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Making sure entire taxi experience is accessible to everyone

A man in a wheelchair on a lift of a vehicle for people with disabilities.

Since the pandemic, we often hear about a shortage of taxis and taxi drivers. For wheelchair users and those with other disabilities, taxis are a lifeline and the difficulties they face go beyond simply being able to book a wheelchair-accessible vehicle.

Most taxi drivers would go out of their way to help passengers and The Disability Act 2010 ensures further protection by making it illegal for taxi and PHV drivers not to take a passenger because of a disability or because they are travelling with an assistance dog. Those guilty face fines of up to £1,000 or losing their taxi badge.

But it is not just about ensuring there are wheelchair-accessible vehicles. The entire experience must be taken into account, including how easy it is to book or hail a wheelchair-accessible vehicle, the process for getting in and out of a cab, as well as other obstacles to consider.


Following the updated Taxi and private hire vehicle licensing best practice guidance for licensing authorities in England, Wiltshire Council is among those that are reviewing taxi ranks for accessibility.

The guidance shows that disabled people are particularly reliant on taxi and private hire vehicle services because “they may not have access to a private car, are unable to use public transport, or because the built environment is insufficiently accessible to meet their needs.

“This can mean that the availability of an accessible, affordable taxi or private hire vehicle service can make the difference that allows them to live their life the way they want to, and ultimately, to fulfil their potential.”

The aim of the guidance is to ensure that disabled people can travel easily, confidently and without paying more. And reviews such as that being carried out in Wiltshire will also identify obstacles faced by disabled people which are not always obvious.


This includes ensuring taxi ranks have enough space to deploy wheelchair ramps and that waiting areas have seating for people unable to stand for long periods.

It also deals with the availability of WAVs to ensure that every passenger can travel when and where they want to, as well as making sure vehicles can accommodate larger or heavier wheelchairs.

The guidance further emphasises the need for private hire vehicles to be able to pick up passengers in large or complex car parks, such as at airports or railway stations, and wants councils to review street designs which prevent taxis and private hire vehicles from stopping close to destinations.

The guidance states: “Every taxi and private hire vehicle passenger is an individual, each with their own unique wishes and requirements, none more than a disabled passenger using services. It is, however, important to recognise that there are certain access barriers which will be familiar to people with similar impairments, which authorities should take time to understand.”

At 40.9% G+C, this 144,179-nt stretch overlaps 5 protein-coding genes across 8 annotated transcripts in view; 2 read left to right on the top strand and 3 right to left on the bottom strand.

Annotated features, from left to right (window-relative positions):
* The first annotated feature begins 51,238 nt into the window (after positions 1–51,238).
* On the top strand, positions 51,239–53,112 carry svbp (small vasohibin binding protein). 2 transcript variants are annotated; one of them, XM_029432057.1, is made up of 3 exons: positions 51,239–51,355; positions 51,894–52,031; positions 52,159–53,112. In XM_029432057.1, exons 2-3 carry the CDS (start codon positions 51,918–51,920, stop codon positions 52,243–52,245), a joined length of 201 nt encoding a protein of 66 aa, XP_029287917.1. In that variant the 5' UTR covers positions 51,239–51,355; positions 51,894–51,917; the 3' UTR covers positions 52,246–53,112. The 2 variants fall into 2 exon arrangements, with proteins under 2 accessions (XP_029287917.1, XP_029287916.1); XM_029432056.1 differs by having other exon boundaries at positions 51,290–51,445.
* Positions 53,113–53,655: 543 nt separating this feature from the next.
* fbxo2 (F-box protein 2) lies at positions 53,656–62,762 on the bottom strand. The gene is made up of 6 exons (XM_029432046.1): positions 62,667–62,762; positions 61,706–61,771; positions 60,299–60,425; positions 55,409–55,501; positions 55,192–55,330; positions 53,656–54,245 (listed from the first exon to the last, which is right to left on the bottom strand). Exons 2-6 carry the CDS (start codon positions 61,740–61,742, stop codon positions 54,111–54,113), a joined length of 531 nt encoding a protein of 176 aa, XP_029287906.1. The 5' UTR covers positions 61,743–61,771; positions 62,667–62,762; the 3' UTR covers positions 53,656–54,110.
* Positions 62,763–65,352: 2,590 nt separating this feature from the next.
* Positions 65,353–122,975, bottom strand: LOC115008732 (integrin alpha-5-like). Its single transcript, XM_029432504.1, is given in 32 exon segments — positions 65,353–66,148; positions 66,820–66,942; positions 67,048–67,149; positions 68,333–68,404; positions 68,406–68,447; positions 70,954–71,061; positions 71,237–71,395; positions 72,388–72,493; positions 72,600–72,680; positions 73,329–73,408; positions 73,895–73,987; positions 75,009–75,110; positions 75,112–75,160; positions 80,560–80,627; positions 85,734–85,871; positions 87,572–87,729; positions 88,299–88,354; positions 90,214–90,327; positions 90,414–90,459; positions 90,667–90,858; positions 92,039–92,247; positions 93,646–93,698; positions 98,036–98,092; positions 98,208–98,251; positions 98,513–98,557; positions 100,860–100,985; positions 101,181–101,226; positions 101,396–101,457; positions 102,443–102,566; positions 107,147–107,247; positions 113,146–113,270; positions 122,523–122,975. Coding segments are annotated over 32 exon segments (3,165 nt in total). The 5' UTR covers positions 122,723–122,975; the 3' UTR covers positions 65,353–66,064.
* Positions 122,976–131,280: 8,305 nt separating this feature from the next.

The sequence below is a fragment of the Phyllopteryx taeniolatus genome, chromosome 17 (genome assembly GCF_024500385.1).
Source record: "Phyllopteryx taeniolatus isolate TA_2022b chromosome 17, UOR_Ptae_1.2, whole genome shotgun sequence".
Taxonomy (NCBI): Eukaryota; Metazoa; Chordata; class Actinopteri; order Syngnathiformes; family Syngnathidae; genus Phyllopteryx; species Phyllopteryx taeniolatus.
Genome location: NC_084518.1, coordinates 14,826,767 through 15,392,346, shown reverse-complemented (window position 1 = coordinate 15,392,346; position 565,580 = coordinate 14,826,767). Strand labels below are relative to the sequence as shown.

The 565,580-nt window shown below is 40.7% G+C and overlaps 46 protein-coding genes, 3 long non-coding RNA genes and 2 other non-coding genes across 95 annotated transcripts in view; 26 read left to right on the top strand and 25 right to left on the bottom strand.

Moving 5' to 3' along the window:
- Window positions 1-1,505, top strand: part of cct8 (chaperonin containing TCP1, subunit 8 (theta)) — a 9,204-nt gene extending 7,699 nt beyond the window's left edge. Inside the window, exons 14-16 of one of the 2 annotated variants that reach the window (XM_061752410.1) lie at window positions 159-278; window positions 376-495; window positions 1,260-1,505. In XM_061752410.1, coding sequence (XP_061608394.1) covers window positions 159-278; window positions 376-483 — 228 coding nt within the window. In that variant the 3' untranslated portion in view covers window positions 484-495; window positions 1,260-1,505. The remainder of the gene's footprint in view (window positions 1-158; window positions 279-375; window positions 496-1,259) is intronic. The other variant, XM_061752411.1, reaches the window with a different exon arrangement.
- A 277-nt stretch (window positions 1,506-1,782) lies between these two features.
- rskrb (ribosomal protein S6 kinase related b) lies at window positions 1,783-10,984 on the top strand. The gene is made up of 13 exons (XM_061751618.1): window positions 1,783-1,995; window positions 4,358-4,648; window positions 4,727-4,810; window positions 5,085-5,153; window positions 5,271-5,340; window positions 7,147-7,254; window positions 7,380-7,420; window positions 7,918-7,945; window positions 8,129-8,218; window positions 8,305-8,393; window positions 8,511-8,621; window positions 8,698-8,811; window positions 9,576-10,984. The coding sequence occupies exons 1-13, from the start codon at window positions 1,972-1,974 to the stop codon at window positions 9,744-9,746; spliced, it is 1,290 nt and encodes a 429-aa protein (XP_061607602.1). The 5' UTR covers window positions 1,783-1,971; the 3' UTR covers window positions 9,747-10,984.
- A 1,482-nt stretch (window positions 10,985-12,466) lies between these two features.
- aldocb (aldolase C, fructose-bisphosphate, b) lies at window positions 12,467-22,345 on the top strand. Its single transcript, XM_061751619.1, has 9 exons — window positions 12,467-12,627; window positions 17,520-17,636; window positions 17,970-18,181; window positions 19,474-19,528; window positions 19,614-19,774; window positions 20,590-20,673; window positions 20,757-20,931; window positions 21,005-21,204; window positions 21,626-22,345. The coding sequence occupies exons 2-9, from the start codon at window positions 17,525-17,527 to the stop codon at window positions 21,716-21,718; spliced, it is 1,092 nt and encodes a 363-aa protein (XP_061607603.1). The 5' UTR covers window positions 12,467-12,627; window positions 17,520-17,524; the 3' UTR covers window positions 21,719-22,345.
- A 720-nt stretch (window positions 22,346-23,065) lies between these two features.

As well as overcoming practical barriers, councils must ensure drivers are trained in disability awareness and “uphold the highest standards of customer service”. This includes appropriate attitudes, behaviour and skills, as well as assistance that can be provided to all passengers. Drivers should also understand and be able to identify the different barriers that disabled people face when using taxis and private hire vehicles, whether they are travelling to medical appointments, the supermarket, work or for leisure purposes.

The guidance highlights the importance of “taxis and private hire vehicles enabling disabled people to be independent”.

This includes supporting wheelchair users getting in and out of vehicles, as well as being able to travel in safety and comfort while seated in their wheelchair.

And there should be “sufficient vehicles meeting disabled people’s access needs, to allow them to travel as easily, between the same locations and at the same times, as non-disabled people”.

Reviews such as the one being carried out in Wiltshire are vital because the Government says policy decisions should be informed by an “accurate and up-to-date understanding of the experience and needs of disabled people with a range of visible and less visible impairments” and calls for action to improve the accessibility of the services supported.

This will help give disabled confidence that services will meet their needs and they will be treated with the same respect and courtesy taxi drivers show to other passengers.

All information is correct at time of publication. Information provided within this article may have changed over time. No responsibility for its accuracy or correctness is assumed by John Patons Insurance Services or any of its employees.